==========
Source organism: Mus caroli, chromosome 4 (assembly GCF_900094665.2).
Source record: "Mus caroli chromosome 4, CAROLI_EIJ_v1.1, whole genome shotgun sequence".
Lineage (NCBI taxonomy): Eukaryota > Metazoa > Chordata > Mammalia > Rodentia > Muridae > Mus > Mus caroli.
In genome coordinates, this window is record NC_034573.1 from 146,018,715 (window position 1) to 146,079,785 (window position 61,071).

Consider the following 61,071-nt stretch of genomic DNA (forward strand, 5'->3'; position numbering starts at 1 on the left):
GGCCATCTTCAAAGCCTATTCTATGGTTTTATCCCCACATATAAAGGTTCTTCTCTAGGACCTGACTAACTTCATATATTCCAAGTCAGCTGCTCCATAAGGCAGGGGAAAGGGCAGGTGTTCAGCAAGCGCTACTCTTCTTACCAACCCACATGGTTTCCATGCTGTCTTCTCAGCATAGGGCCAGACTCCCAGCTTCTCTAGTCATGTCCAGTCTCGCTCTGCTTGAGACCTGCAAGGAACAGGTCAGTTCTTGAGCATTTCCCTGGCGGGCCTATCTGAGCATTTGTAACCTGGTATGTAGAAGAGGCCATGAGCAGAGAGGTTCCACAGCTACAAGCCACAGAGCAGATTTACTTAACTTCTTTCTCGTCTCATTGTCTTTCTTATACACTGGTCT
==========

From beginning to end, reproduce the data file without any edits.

Source organism: Mus caroli, chromosome 4 (assembly GCF_900094665.2).
Source record: "Mus caroli chromosome 4, CAROLI_EIJ_v1.1, whole genome shotgun sequence".
Lineage (NCBI taxonomy): Eukaryota > Metazoa > Chordata > Mammalia > Rodentia > Muridae > Mus > Mus caroli.
In genome coordinates, this window is record NC_034573.1 from 146,018,715 (window position 1) to 146,079,785 (window position 61,071).

Consider the following 61,071-nt stretch of genomic DNA (forward strand, 5'->3'; position numbering starts at 1 on the left):
GGCCATCTTCAAAGCCTATTCTATGGTTTTATCCCCACATATAAAGGTTCTTCTCTAGGACCTGACTAACTTCATATATTCCAAGTCAGCTGCTCCATAAGGCAGGGGAAAGGGCAGGTGTTCAGCAAGCGCTACTCTTCTTACCAACCCACATGGTTTCCATGCTGTCTTCTCAGCATAGGGCCAGACTCCCAGCTTCTCTAGTCATGTCCAGTCTCGCTCTGCTTGAGACCTGCAAGGAACAGGTCAGTTCTTGAGCATTTCCCTGGCGGGCCTATCTGAGCATTTGTAACCTGGTATGTAGAAGAGGCCATGAGCAGAGAGGTTCCACAGCTACAAGCCACAGAGCAGATTTACTTAACTTCTTTCTCGTCTCATTGTCTTTCTTATACACTGGTCT